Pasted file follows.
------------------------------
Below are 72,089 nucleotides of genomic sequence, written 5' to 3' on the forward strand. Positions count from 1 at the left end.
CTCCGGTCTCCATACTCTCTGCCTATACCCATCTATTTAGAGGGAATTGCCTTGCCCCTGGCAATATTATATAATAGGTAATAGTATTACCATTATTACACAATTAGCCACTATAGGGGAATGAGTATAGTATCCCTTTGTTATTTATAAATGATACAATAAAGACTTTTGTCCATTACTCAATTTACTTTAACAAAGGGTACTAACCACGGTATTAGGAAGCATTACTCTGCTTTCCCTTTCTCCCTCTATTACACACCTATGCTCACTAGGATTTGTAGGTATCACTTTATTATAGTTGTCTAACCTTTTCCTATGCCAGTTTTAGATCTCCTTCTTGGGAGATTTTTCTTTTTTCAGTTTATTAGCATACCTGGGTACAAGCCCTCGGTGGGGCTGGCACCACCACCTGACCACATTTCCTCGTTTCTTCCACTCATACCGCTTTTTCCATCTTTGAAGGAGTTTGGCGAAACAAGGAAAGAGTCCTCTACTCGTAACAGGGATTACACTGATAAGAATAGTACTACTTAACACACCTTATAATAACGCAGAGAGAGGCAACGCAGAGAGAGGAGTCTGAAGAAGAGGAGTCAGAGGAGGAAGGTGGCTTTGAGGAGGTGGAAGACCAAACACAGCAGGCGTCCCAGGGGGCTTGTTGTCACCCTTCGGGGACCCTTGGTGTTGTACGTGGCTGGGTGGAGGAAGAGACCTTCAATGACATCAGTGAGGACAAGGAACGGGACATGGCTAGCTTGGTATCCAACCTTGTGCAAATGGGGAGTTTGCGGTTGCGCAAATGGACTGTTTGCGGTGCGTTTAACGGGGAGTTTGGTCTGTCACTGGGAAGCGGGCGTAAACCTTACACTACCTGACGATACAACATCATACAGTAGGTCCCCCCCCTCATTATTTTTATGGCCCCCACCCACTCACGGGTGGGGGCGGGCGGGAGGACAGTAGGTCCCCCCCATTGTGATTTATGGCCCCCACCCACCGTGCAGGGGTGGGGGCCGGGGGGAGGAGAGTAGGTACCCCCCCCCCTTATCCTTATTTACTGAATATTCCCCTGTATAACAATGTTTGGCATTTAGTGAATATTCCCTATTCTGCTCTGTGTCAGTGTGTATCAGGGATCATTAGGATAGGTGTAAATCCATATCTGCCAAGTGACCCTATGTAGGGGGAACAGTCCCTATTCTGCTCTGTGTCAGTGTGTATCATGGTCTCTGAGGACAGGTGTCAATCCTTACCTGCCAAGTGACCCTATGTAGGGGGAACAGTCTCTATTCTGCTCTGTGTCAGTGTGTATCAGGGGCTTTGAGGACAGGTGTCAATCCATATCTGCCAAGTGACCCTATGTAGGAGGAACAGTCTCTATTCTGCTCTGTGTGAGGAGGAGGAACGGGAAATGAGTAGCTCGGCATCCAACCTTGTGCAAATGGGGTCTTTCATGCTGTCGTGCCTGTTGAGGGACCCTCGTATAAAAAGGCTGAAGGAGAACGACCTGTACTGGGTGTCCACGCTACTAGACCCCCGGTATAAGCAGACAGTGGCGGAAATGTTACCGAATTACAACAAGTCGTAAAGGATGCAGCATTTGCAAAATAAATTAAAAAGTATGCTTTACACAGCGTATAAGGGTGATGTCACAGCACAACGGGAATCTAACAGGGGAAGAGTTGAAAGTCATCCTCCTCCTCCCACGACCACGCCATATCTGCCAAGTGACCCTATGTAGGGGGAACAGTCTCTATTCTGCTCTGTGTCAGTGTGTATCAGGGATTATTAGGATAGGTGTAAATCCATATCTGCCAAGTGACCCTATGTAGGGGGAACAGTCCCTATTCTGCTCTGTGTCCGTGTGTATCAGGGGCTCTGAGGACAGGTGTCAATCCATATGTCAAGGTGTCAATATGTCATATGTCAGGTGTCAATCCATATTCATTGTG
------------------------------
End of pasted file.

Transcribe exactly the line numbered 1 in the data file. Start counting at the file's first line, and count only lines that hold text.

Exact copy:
Below are 72,089 nucleotides of genomic sequence, written 5' to 3' on the forward strand. Positions count from 1 at the left end.